Denticulate DodoJune 22, 2016 1:50 PM

Granted, the term "lone wolf terrorist" sounds a bit sensationalistic (and its origins are marred by associations with white supremacist groups in the USA), but what alternative should we use, short of "SAASTOWDOL" (Single Actor Attacker in Support of a Terrorist Organization Without Direct Organic Links)?

AwkwordsJune 22, 2016 2:57 PM

Touchy! Guess we harshed on somebody's 24 daydreams.

Violence is violence. Civilized countries know that.

GlomarJune 22, 2016 2:59 PM

@ Clive Robinson

I was speculating in your direction in the squid blog, but I hadn't thought of blackmail for being gay as leverage to co-opt Omar. I would definitely be a mess for the FBI, if they turned him and he went off reservation due to inner conflict and, stress and anger.

GlomarJune 22, 2016 5:43 PM

I just hatched a "new" conspiracy theory chatting with a friend a few minutes ago:

Back in 2014 according to The Guardian, "You can be turned into an informant (or punished if you refuse) Keeping track of suspected terrorists may not be the only purpose the watchlisting system serves. Recent lawsuits allege that the FBI uses it to as leverage to turn people into snitches."

So the FBI had the Orlando shooter under investigation and on the Terrorist Screening Database (TSDB) or Terrorist Identities Datamart Environment (TIDE), a broad terror database that feeds into the TSDB. Then he was taken off the list by the FBI's own admission so my question is did the FBI offer to end their investigation and take him off the list if he turned informant against his "community"?

Sounds plausible to me.

Why would the FBI redact the shooter's 911 calls?

There's no appeal process to get off these lists. The Orlando killer was employed by G4S, the world's largest security company. Can you work for such a company if you're on the TSDB? Loss of livelyhood is a lot of leverage. Again according to the Guardian, "So much for that job." The only way off the lists is what?

Man who went to the same mosque as Omar Mateen reported him to the FBI in 2014, but didn’t believe he 'fit the profile' to commit violence

Why would the FBI ignore this too after their earlier two investigations? [correction, there were only two investigations]

Justice Dept. reverses course on redacting transcript of Orlando gunman:

But if it were NSL. I have to think hinky.

@ Glomar

‘Back in 2014 according to The Guardian, "You can be turned into an informant (or punished if you refuse) Keeping track of suspected terrorists may not be the only purpose the watchlisting system serves. Recent lawsuits allege that the FBI uses it to as leverage to turn people into snitches… Why would the FBI redact the shooter's 911 calls?"’

[The guardian]

‘Recent lawsuits allege that the FBI uses it to as leverage to turn people into snitches… A 30-year-old Afghan American, Naveed Shinwari, found that after FBI agents questioned him about his 2012 travel to Afghanistan – he was getting married – he couldn't obtain a boarding pass he needed for an out-of-state job interview. Soon he found himself talking to other FBI agents, who wanted to know if he knew anyone "threatening" his community in Omaha, Nebraska. "That’s where it was mentioned to me: you help us, we help you. We know you don’t have a job; we’ll give you money," Shinwari, who is suing over the apparent quid pro quo, told the Guardian in April.] - Guardian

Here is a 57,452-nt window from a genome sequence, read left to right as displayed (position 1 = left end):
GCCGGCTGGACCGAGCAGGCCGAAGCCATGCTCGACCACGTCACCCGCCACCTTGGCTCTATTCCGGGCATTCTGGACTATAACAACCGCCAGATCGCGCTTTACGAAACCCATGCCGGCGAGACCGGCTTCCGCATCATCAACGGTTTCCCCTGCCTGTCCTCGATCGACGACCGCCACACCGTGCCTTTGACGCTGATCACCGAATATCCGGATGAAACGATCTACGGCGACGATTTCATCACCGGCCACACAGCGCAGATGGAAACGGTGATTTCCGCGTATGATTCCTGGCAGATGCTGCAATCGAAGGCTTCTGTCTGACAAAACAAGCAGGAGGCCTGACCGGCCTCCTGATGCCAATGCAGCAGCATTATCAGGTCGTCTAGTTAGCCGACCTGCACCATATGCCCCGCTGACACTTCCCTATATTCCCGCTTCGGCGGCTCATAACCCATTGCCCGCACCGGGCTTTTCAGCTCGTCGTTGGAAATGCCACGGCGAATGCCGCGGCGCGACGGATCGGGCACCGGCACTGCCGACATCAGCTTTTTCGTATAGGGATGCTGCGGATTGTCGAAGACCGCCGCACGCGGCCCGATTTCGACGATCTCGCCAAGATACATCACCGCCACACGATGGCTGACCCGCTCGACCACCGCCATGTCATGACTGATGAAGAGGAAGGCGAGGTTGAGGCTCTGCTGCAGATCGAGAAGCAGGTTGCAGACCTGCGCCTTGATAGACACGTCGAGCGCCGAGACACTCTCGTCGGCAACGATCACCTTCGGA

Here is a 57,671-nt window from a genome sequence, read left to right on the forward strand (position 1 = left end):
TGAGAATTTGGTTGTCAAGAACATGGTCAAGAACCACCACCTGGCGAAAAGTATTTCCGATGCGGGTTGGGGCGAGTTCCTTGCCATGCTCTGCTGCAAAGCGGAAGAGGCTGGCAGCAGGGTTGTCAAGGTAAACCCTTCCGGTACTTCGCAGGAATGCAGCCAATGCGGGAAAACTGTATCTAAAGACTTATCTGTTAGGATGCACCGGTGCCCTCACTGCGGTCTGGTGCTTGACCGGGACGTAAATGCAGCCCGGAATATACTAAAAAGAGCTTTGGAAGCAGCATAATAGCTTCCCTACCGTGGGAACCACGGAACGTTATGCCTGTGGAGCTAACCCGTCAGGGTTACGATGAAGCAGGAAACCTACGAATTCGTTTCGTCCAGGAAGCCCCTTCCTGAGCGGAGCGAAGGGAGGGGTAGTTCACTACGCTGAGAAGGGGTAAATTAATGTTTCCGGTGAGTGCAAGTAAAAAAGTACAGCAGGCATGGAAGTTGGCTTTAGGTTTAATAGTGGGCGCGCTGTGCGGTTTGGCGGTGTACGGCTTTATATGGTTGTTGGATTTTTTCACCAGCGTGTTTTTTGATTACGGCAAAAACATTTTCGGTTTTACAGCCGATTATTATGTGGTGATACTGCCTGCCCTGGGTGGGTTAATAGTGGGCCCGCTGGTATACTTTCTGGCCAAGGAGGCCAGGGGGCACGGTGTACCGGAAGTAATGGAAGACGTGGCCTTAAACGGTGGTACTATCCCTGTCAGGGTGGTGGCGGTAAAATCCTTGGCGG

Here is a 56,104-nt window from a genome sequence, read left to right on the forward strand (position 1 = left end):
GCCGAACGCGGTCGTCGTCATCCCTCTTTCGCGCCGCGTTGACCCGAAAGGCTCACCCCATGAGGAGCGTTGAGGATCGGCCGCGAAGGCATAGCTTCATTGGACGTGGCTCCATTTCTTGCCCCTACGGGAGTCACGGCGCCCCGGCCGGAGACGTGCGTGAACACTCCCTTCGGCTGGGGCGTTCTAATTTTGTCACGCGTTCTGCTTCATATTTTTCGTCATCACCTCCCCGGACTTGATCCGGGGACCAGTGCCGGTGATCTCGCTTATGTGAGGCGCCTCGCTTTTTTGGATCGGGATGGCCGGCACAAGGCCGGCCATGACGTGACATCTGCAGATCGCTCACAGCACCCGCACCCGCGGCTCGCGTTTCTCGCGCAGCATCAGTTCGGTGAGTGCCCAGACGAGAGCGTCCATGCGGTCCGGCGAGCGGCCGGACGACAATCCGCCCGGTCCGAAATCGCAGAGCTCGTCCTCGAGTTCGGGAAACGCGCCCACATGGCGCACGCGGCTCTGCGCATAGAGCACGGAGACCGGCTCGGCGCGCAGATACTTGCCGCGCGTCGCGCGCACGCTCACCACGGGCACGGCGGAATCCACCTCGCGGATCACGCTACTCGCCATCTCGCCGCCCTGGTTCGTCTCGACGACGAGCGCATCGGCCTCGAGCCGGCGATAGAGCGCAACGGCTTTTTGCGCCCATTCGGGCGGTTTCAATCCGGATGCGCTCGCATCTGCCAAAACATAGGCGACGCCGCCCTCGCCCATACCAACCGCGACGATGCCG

It’s very plausible as you say.

Police routinely try to turn gang member into informants once arrested in exchange for a slap on the wrist.

My thinking is Mateen was trying to become a police officer and he would be required to inform authorities on other Muslims – regardless of him becoming a full police officer or not [Note that Mateen had no criminal record – yet was on watch lists for a time – a strange thing].

“Justice Dept. reverses course on redacting transcript of Orlando gunman” –Glomar

So, the Justice Department says – take that with a grain of salt.

“the FBI censored details that should have led them to raise questions about Mateen’s invocation of ISIS. It made no mention of what Comey did: that Mateen also invoked al-Nusra and the Tsarnaev brothers (presumably in the calls to the crisis negotiation team), which doesn’t make sense. So rather than elucidating, this “transcript” actually covers over one of the problems with FBI’s reaction…Update: FBI and DOJ have now released the name Abu Bakr al-Baghdadi (calling it the “complete” transcript), but not the other things that would make them look bad.” –emptywheel

I tried to follow the two "transcripts" but I was not able to do so with any certainty. So, we have to take the FBI/DOJ’s word for it- which is not reassuring as emptywheel notes.

@ Glomar,

I just hatched a "new" conspiracy theory chatting with a friend a few minutes ago:
You are by no means the first, and certainly will not be the last.

But why do you call it a "conspiracy theory"?

People talk of "means, motive and opportunity" when talking about crime. We certainly know the FBI had the opportunity, we know they have the means, which leaves motive... Well people also talk about criminals having an "MO", it's certainly been demonstrated that the FBI have considerable "previous" in setting people up as patsies for "terrorism" in what most who think about it say is "entrapment".

If you were talking about others not a LEA in this way you would be calling them a "Dangerous Career Criminal".

So do you want to have a rethink on using "conspiracy theory"?

Just a question as the say ;-)

@ Clive Robinson

Well I think the powers that be would label the hypothesis just that.

"To aid them in their efforts, the FBI has deployed paid undercover informants throughout the nation's Muslim community, particularly in mosques. These informants often act as agents provocateur. At a mosque in California in 2007, for example, one such FBI informant, Craig Monteilh, who says he was paid $177,000 for his services, talked so vigorously about jihad that the mosque sought and received a restraining order against him."